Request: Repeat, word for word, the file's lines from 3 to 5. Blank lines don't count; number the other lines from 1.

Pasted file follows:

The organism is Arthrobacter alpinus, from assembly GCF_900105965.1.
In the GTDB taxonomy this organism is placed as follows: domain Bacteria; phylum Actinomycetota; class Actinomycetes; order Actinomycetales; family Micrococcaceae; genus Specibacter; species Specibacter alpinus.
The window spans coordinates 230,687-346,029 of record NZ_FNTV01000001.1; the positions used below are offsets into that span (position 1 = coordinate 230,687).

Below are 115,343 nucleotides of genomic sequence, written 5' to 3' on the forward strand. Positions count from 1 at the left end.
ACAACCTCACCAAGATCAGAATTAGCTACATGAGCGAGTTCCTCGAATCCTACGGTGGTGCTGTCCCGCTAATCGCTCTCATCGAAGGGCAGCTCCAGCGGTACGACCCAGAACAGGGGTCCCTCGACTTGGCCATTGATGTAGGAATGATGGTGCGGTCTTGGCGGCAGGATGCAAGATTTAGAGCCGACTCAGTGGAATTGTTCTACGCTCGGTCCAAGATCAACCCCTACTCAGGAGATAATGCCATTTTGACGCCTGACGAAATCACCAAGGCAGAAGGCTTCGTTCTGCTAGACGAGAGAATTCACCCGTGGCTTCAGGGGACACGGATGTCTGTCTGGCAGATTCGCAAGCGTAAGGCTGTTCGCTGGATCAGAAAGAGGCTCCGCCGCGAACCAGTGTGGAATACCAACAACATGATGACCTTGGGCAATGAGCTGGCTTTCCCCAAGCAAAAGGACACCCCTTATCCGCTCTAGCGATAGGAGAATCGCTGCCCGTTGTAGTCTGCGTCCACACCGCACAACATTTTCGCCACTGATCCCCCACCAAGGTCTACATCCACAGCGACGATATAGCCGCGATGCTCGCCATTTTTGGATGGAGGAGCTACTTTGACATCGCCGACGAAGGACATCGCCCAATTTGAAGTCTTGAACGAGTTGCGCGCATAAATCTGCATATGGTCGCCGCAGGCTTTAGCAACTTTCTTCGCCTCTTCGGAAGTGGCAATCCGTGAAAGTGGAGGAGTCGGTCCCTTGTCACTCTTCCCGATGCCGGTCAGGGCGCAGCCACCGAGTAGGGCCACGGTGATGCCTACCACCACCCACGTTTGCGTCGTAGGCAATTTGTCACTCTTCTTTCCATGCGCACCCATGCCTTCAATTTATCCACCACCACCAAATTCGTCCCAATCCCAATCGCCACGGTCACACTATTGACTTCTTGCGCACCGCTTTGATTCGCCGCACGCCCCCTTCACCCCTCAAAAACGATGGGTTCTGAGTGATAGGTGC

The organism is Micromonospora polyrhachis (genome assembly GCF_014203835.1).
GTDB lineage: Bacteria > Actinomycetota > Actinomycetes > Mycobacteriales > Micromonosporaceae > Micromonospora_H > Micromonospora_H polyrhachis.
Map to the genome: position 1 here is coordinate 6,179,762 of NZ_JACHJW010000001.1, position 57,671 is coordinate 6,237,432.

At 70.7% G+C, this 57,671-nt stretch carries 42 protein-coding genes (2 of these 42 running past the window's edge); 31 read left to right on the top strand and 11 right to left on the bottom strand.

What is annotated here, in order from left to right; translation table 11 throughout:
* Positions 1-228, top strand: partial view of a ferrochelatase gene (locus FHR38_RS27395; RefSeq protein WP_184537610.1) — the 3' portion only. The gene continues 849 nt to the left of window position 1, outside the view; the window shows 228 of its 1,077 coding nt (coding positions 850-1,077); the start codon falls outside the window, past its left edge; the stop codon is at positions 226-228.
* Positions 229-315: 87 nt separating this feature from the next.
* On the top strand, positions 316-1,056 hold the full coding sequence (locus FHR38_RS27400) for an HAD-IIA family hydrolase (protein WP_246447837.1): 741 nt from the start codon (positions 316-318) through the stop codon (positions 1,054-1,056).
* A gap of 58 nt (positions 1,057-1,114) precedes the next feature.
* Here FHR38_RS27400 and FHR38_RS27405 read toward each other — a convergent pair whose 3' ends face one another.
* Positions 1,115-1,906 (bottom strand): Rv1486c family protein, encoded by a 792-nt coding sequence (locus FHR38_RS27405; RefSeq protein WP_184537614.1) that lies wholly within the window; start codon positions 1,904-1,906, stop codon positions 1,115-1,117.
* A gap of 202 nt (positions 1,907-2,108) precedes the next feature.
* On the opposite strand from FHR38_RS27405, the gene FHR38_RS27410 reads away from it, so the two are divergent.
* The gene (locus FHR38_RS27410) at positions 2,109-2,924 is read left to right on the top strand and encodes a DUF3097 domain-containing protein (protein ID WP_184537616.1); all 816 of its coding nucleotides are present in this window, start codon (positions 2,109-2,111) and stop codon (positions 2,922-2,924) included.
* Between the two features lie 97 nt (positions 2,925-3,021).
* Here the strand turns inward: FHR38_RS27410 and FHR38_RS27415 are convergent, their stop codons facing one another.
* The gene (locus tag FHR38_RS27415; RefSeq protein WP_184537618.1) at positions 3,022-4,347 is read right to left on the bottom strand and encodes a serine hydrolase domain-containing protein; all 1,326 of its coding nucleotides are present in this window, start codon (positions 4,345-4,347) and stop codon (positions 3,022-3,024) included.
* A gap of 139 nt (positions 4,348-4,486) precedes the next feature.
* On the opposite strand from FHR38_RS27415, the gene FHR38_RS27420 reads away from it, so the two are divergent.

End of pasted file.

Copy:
The window spans coordinates 230,687-346,029 of record NZ_FNTV01000001.1; the positions used below are offsets into that span (position 1 = coordinate 230,687).

Below are 115,343 nucleotides of genomic sequence, written 5' to 3' on the forward strand. Positions count from 1 at the left end.
ACAACCTCACCAAGATCAGAATTAGCTACATGAGCGAGTTCCTCGAATCCTACGGTGGTGCTGTCCCGCTAATCGCTCTCATCGAAGGGCAGCTCCAGCGGTACGACCCAGAACAGGGGTCCCTCGACTTGGCCATTGATGTAGGAATGATGGTGCGGTCTTGGCGGCAGGATGCAAGATTTAGAGCCGACTCAGTGGAATTGTTCTACGCTCGGTCCAAGATCAACCCCTACTCAGGAGATAATGCCATTTTGACGCCTGACGAAATCACCAAGGCAGAAGGCTTCGTTCTGCTAGACGAGAGAATTCACCCGTGGCTTCAGGGGACACGGATGTCTGTCTGGCAGATTCGCAAGCGTAAGGCTGTTCGCTGGATCAGAAAGAGGCTCCGCCGCGAACCAGTGTGGAATACCAACAACATGATGACCTTGGGCAATGAGCTGGCTTTCCCCAAGCAAAAGGACACCCCTTATCCGCTCTAGCGATAGGAGAATCGCTGCCCGTTGTAGTCTGCGTCCACACCGCACAACATTTTCGCCACTGATCCCCCACCAAGGTCTACATCCACAGCGACGATATAGCCGCGATGCTCGCCATTTTTGGATGGAGGAGCTACTTTGACATCGCCGACGAAGGACATCGCCCAATTTGAAGTCTTGAACGAGTTGCGCGCATAAATCTGCATATGGTCGCCGCAGGCTTTAGCAACTTTCTTCGCCTCTTCGGAAGTGGCAATCCGTGAAAGTGGAGGAGTCGGTCCCTTGTCACTCTTCCCGATGCCGGTCAGGGCGCAGCCACCGAGTAGGGCCACGGTGATGCCTACCACCACCCACGTTTGCGTCGTAGGCAATTTGTCACTCTTCTTTCCATGCGCACCCATGCCTTCAATTTATCCACCACCACCAAATTCGTCCCAATCCCAATCGCCACGGTCACACTATTGACTTCTTGCGCACCGCTTTGATTCGCCGCACGCCCCCTTCACCCCTCAAAAACGATGGGTTCTGAGTGATAGGTGC